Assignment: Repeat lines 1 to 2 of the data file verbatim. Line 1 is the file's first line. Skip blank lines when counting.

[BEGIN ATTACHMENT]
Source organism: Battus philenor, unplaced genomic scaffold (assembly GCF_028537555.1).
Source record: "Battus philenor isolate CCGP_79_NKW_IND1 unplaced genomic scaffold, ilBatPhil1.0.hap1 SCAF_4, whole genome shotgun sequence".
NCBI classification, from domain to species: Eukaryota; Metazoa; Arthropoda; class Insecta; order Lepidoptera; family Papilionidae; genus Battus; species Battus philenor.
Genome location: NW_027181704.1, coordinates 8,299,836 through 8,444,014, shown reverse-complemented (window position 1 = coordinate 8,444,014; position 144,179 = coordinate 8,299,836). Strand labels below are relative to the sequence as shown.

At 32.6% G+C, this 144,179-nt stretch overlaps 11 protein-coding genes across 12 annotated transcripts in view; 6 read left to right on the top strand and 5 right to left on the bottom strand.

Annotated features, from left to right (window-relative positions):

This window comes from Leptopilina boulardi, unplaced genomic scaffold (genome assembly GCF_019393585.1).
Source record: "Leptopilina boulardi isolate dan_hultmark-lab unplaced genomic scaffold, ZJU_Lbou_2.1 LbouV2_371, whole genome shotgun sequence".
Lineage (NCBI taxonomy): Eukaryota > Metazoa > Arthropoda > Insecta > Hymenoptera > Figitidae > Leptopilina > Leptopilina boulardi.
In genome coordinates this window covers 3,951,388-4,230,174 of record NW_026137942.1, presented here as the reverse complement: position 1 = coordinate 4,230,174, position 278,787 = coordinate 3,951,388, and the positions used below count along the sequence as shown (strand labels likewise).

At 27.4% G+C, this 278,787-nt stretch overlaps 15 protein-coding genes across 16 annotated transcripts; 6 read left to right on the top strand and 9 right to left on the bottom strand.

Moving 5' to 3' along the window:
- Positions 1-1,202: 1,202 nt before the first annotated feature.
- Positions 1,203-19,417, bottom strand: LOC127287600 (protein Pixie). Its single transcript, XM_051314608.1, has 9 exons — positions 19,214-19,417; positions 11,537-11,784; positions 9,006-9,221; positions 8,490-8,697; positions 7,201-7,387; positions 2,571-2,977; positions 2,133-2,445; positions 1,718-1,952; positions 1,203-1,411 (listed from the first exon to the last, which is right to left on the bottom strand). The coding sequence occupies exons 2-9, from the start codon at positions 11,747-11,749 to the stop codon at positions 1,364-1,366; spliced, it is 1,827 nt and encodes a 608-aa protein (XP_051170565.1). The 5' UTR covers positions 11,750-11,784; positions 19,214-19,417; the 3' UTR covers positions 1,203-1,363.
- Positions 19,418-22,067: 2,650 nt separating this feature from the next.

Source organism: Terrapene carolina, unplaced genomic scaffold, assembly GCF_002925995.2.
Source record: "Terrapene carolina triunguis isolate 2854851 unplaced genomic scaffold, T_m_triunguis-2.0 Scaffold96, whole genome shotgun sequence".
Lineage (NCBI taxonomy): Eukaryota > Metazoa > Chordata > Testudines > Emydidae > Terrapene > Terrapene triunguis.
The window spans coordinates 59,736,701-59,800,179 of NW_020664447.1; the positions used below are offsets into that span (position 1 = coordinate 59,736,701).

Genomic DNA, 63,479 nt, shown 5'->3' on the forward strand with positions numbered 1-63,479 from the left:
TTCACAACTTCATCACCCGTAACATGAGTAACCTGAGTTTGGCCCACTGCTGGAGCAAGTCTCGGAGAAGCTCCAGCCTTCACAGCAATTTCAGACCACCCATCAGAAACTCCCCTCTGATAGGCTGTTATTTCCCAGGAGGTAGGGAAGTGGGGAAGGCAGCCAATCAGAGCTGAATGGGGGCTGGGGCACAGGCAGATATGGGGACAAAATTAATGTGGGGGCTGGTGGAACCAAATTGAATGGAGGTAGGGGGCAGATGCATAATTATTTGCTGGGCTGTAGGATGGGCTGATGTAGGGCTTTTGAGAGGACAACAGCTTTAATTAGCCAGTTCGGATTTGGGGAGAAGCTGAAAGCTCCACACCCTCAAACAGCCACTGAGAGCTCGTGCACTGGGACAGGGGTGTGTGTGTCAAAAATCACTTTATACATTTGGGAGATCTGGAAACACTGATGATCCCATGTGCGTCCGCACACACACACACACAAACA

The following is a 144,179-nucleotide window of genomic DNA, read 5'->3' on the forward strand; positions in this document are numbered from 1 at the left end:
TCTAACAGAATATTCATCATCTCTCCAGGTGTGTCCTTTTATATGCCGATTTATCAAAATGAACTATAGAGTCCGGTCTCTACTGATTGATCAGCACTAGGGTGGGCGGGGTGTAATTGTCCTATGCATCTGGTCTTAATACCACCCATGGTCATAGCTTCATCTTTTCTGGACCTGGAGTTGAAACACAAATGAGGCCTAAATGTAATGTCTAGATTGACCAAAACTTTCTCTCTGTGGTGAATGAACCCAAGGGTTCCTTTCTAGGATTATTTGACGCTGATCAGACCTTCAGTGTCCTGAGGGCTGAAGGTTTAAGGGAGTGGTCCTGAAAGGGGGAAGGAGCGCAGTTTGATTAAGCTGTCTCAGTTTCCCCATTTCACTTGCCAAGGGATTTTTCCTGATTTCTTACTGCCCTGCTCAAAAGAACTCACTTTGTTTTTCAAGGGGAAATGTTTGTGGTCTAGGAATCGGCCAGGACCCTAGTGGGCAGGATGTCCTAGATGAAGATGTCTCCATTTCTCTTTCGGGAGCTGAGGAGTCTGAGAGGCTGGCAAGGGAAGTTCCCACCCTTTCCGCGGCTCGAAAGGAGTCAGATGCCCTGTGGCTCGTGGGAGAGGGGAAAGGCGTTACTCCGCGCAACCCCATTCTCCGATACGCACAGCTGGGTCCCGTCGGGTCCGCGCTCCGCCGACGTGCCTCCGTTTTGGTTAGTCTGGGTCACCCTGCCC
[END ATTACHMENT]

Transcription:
Source organism: Battus philenor, unplaced genomic scaffold (assembly GCF_028537555.1).
Source record: "Battus philenor isolate CCGP_79_NKW_IND1 unplaced genomic scaffold, ilBatPhil1.0.hap1 SCAF_4, whole genome shotgun sequence".